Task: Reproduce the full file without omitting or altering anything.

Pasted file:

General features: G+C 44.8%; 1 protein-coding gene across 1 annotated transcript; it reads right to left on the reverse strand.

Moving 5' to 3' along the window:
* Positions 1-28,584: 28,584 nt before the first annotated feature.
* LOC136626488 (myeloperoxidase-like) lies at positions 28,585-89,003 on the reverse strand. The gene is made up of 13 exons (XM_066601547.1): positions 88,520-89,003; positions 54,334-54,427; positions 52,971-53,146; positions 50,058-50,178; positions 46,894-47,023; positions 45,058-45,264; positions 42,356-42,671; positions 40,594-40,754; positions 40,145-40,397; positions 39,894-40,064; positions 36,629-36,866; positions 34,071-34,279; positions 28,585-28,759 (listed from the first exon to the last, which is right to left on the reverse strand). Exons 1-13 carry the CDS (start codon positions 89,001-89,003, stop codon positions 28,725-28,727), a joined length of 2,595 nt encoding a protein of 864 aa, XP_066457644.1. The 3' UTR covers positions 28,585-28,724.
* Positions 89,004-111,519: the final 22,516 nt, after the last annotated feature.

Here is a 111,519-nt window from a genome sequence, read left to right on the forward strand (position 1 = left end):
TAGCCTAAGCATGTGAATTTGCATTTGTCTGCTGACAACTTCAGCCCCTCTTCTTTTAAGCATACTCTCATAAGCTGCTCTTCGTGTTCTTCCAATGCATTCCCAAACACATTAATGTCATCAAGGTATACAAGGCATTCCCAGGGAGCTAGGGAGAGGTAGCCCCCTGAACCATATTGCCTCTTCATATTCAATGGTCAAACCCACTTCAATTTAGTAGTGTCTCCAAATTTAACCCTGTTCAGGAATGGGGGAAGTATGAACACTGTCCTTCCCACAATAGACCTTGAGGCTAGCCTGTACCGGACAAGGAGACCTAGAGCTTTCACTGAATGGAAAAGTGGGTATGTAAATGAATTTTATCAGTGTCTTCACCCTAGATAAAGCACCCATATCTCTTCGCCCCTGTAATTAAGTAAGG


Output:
General features: G+C 44.8%; 1 protein-coding gene across 1 annotated transcript; it reads right to left on the reverse strand.

Moving 5' to 3' along the window:
* Positions 1-28,584: 28,584 nt before the first annotated feature.
* LOC136626488 (myeloperoxidase-like) lies at positions 28,585-89,003 on the reverse strand. The gene is made up of 13 exons (XM_066601547.1): positions 88,520-89,003; positions 54,334-54,427; positions 52,971-53,146; positions 50,058-50,178; positions 46,894-47,023; positions 45,058-45,264; positions 42,356-42,671; positions 40,594-40,754; positions 40,145-40,397; positions 39,894-40,064; positions 36,629-36,866; positions 34,071-34,279; positions 28,585-28,759 (listed from the first exon to the last, which is right to left on the reverse strand). Exons 1-13 carry the CDS (start codon positions 89,001-89,003, stop codon positions 28,725-28,727), a joined length of 2,595 nt encoding a protein of 864 aa, XP_066457644.1. The 3' UTR covers positions 28,585-28,724.
* Positions 89,004-111,519: the final 22,516 nt, after the last annotated feature.

Here is a 111,519-nt window from a genome sequence, read left to right on the forward strand (position 1 = left end):
TAGCCTAAGCATGTGAATTTGCATTTGTCTGCTGACAACTTCAGCCCCTCTTCTTTTAAGCATACTCTCATAAGCTGCTCTTCGTGTTCTTCCAATGCATTCCCAAACACATTAATGTCATCAAGGTATACAAGGCATTCCCAGGGAGCTAGGGAGAGGTAGCCCCCTGAACCATATTGCCTCTTCATATTCAATGGTCAAACCCACTTCAATTTAGTAGTGTCTCCAAATTTAACCCTGTTCAGGAATGGGGGAAGTATGAACACTGTCCTTCCCACAATAGACCTTGAGGCTAGCCTGTACCGGACAAGGAGACCTAGAGCTTTCACTGAATGGAAAAGTGGGTATGTAAATGAATTTTATCAGTGTCTTCACCCTAGATAAAGCACCCATATCTCTTCGCCCCTGTAATTAAGTAAGG